Description

“An elegant, personalized integration of anecdote, analysis, scholarship, memory and speculation. . . . Not since Henry James, perhaps, has a fiction writer examined the process of writing with such insight, authority and range of reference and allusion.” —Russell Banks, New York Times Book Review

“A magic curtain, woven of legends, hung before the world. Cervantes sent Don Quixote journeying and tore through the curtain. The world opened before the knight-errant in all the comical nakedness of its prose.”

In this thought-provoking, endlessly enlightening, and entertaining essay on the art of the novel, renowned author Milan Kundera suggests that “the curtain” represents a ready-made perception of the world that each of us has—a pre-interpreted world. The job of the novelist, he argues, is to rip through the curtain and reveal what it hides.

Here an incomparable literary artist cleverly sketches out his personal view of the history and value of the novel in Western civilization. In doing so, he celebrates a prose form that possesses the unique ability to transcend national and language boundaries in order to reveal some previously unknown aspect of human existence.

About the author(s)

The Franco-Czech novelist Milan Kundera (1929 - 2023) was born in Brno and lived in France, his second homeland, since 1975. He is the author of the novels The Joke, Life Is Elsewhere, Farewell Waltz, The Book of Laughter and Forgetting, The Unbearable Lightness of Being, and Immortality, and the short story collection Laughable Loves—all originally in Czech. His later novels, Slowness, Identity, Ignorance, and The Festival of Insignificance, as well as his nonfiction works, The Art of the Novel, Testaments Betrayed, The Curtain, and Encounter, were originally written in French.

Reviews

“An elegant, personalized integration of anecdote, analysis, scholarship, memory and speculation. . . . Not since Henry James, perhaps, has a fiction writer examined the process of writing with such insight, authority and range of reference and allusion. . . Kundera’s opinions, reflections, memories and desires are well worth listening to.” — New York Times Book Review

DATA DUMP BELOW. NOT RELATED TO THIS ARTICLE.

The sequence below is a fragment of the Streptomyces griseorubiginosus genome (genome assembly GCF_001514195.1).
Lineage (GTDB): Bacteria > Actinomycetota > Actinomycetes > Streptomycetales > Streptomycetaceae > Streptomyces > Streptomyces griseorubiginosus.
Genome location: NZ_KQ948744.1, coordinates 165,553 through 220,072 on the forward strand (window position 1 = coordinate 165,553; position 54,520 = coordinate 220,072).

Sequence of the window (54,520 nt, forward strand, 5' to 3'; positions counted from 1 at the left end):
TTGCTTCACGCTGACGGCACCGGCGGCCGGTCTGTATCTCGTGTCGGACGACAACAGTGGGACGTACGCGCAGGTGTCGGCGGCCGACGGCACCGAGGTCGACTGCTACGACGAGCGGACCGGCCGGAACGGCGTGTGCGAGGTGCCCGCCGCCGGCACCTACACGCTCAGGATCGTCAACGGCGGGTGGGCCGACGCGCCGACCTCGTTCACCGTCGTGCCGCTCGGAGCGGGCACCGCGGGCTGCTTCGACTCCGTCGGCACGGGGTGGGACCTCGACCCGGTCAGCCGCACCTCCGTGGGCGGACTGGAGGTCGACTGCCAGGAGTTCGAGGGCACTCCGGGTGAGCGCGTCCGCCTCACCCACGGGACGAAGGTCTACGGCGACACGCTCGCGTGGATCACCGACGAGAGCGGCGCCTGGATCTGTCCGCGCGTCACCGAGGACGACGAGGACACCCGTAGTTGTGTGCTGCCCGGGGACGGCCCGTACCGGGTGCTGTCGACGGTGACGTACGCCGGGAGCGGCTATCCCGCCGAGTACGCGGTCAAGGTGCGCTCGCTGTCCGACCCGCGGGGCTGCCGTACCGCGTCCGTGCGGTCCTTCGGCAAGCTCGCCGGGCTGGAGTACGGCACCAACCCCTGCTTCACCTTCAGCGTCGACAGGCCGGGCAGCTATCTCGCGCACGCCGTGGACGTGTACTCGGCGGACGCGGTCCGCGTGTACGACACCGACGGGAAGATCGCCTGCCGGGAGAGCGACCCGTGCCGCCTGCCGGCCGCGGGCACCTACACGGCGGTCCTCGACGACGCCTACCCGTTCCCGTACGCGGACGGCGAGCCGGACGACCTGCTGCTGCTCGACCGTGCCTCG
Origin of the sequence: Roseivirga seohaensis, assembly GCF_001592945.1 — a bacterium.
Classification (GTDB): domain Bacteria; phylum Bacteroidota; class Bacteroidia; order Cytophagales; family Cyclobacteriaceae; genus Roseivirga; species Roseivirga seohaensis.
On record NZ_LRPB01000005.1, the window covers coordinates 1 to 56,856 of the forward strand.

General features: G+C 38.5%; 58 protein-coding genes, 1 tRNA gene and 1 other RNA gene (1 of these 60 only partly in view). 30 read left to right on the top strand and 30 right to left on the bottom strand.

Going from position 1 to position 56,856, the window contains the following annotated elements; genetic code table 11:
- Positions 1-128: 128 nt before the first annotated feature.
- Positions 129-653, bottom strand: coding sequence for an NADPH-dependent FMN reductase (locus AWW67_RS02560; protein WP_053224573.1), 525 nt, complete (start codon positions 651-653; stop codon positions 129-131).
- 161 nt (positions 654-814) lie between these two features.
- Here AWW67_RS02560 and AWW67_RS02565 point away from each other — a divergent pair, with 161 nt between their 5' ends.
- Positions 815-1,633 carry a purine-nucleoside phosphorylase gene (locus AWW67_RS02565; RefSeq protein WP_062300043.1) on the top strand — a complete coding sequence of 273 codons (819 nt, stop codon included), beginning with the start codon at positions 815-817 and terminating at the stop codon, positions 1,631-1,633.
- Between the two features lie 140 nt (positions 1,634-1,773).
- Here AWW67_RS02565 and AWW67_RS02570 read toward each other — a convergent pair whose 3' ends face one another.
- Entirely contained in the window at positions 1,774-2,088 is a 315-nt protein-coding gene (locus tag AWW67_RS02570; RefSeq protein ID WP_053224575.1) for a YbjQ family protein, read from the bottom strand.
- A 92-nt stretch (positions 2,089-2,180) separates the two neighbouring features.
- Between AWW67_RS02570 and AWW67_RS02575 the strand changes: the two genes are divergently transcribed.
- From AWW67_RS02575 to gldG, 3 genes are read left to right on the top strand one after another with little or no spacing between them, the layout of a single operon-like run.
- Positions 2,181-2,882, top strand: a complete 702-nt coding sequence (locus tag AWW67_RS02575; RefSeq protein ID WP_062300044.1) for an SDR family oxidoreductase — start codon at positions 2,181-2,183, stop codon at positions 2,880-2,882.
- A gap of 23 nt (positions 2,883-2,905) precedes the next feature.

“A work of sophisticated literary cartography. . . agreeably studded with insights.” — Wall Street Journal

“Essential reading in a long history of debates about the genre. . . . Wise, deep, and witty.” — New York Review of Books

“Kundera…argues brilliantly…Discarding chronology, [he] lets us witness the inner workings of his....wonderful reader’s mind.” — Cecile Alduy, San Francisco Chronicle

“As the French expression goes, Kundera always gives you furiously to think…[He] writes…with passion.” — Michael Dirda, Washington Post Book World

“Lovely, meandering observations on the genre to which he has consecrated his life. . . . Like good love stories, it pulls you in.” — Philadelphia Inquirer

“Kundera offers witty and edifying improvisations on…favorite themes…Anyone interested in the novel will delight in this book.” — Alec Solomita, New York Sun

“Well-worth reading. . . witty and brisk and very smart, like all of [Kundera’s] writing.” — William Deresiewicz, The Nation

“A swiftly told, beautifully crafted, pleasurable. . . scrutiny of the novel. . . . To Mr. Kundera, the novel is a liberating force.” — The Economist

“Bursting at the seams with ideas. . . Kundera dashes irrepressibly around his own studio. . . to consistently fascinating effect. A rare pleasure.” — Steven Poole, New Statesman

“Kundera is assuredly one of the great living writers. . . . This is a remarkable book. . . . Absorbing and sometimes sublime.” — Buffalo News

“Brilliant, vehement, learned and wise…Stimulating and provocative…THE CURTAIN raises essential questions.” — Salon.com

“Kundera’s essay so perfectly distilles an approach to art that it realigns the way an art form is understood.” — Publishers Weekly (starred review)

“Evocative...Kundera marvelously conducts us on a journey through the history of the novel.” — Library Journal

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